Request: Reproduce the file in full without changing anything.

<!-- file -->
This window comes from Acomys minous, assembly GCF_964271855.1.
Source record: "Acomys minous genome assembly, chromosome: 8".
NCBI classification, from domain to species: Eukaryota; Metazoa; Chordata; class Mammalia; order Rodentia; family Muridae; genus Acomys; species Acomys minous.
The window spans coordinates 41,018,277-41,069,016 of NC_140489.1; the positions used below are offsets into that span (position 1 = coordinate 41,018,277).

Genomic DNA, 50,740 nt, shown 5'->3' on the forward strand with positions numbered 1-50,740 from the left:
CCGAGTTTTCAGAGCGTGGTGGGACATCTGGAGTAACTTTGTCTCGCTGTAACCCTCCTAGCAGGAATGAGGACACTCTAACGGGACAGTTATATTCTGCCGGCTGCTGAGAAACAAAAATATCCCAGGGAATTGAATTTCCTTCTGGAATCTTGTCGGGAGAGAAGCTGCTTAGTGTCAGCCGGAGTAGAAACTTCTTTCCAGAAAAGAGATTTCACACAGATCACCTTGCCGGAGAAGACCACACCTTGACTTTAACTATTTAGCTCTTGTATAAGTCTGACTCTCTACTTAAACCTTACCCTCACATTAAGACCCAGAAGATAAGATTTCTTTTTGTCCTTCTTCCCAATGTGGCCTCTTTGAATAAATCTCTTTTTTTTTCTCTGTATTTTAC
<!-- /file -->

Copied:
This window comes from Acomys minous, assembly GCF_964271855.1.
Source record: "Acomys minous genome assembly, chromosome: 8".
NCBI classification, from domain to species: Eukaryota; Metazoa; Chordata; class Mammalia; order Rodentia; family Muridae; genus Acomys; species Acomys minous.
The window spans coordinates 41,018,277-41,069,016 of NC_140489.1; the positions used below are offsets into that span (position 1 = coordinate 41,018,277).

Genomic DNA, 50,740 nt, shown 5'->3' on the forward strand with positions numbered 1-50,740 from the left:
CCGAGTTTTCAGAGCGTGGTGGGACATCTGGAGTAACTTTGTCTCGCTGTAACCCTCCTAGCAGGAATGAGGACACTCTAACGGGACAGTTATATTCTGCCGGCTGCTGAGAAACAAAAATATCCCAGGGAATTGAATTTCCTTCTGGAATCTTGTCGGGAGAGAAGCTGCTTAGTGTCAGCCGGAGTAGAAACTTCTTTCCAGAAAAGAGATTTCACACAGATCACCTTGCCGGAGAAGACCACACCTTGACTTTAACTATTTAGCTCTTGTATAAGTCTGACTCTCTACTTAAACCTTACCCTCACATTAAGACCCAGAAGATAAGATTTCTTTTTGTCCTTCTTCCCAATGTGGCCTCTTTGAATAAATCTCTTTTTTTTTCTCTGTATTTTAC